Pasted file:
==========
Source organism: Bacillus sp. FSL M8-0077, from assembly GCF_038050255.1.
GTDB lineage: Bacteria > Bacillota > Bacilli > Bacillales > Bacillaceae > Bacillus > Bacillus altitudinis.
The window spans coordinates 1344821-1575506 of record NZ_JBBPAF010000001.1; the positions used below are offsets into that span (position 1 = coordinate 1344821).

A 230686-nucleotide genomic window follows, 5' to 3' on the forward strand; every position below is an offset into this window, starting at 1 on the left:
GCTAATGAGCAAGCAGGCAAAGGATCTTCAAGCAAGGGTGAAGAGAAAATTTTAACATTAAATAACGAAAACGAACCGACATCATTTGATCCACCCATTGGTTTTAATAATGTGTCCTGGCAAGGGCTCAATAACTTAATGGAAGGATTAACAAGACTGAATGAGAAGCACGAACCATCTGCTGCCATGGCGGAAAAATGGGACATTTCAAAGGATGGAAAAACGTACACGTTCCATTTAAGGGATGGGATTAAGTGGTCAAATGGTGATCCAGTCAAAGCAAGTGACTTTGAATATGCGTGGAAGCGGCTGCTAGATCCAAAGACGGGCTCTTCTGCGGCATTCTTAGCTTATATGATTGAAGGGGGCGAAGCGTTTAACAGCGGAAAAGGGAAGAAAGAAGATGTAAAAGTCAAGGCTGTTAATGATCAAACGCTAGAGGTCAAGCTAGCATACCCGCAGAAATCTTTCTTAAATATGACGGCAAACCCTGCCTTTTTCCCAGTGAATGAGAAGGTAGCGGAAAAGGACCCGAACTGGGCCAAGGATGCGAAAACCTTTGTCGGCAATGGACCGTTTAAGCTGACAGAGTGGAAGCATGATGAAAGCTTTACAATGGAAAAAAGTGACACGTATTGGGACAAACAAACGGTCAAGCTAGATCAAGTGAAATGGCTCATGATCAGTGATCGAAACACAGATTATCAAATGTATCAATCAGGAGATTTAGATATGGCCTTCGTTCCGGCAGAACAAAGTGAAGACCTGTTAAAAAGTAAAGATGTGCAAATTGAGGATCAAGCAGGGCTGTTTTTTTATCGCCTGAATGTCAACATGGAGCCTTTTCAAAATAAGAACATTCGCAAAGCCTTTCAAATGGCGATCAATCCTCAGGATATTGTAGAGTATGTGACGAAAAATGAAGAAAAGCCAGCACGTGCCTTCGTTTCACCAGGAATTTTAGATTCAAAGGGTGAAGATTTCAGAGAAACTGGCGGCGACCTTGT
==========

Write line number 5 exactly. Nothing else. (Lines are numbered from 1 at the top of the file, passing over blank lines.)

GCTAATGAGCAAGCAGGCAAAGGATCTTCAAGCAAGGGTGAAGAGAAAATTTTAACATTAAATAACGAAAACGAACCGACATCATTTGATCCACCCATTGGTTTTAATAATGTGTCCTGGCAAGGGCTCAATAACTTAATGGAAGGATTAACAAGACTGAATGAGAAGCACGAACCATCTGCTGCCATGGCGGAAAAATGGGACATTTCAAAGGATGGAAAAACGTACACGTTCCATTTAAGGGATGGGATTAAGTGGTCAAATGGTGATCCAGTCAAAGCAAGTGACTTTGAATATGCGTGGAAGCGGCTGCTAGATCCAAAGACGGGCTCTTCTGCGGCATTCTTAGCTTATATGATTGAAGGGGGCGAAGCGTTTAACAGCGGAAAAGGGAAGAAAGAAGATGTAAAAGTCAAGGCTGTTAATGATCAAACGCTAGAGGTCAAGCTAGCATACCCGCAGAAATCTTTCTTAAATATGACGGCAAACCCTGCCTTTTTCCCAGTGAATGAGAAGGTAGCGGAAAAGGACCCGAACTGGGCCAAGGATGCGAAAACCTTTGTCGGCAATGGACCGTTTAAGCTGACAGAGTGGAAGCATGATGAAAGCTTTACAATGGAAAAAAGTGACACGTATTGGGACAAACAAACGGTCAAGCTAGATCAAGTGAAATGGCTCATGATCAGTGATCGAAACACAGATTATCAAATGTATCAATCAGGAGATTTAGATATGGCCTTCGTTCCGGCAGAACAAAGTGAAGACCTGTTAAAAAGTAAAGATGTGCAAATTGAGGATCAAGCAGGGCTGTTTTTTTATCGCCTGAATGTCAACATGGAGCCTTTTCAAAATAAGAACATTCGCAAAGCCTTTCAAATGGCGATCAATCCTCAGGATATTGTAGAGTATGTGACGAAAAATGAAGAAAAGCCAGCACGTGCCTTCGTTTCACCAGGAATTTTAGATTCAAAGGGTGAAGATTTCAGAGAAACTGGCGGCGACCTTGT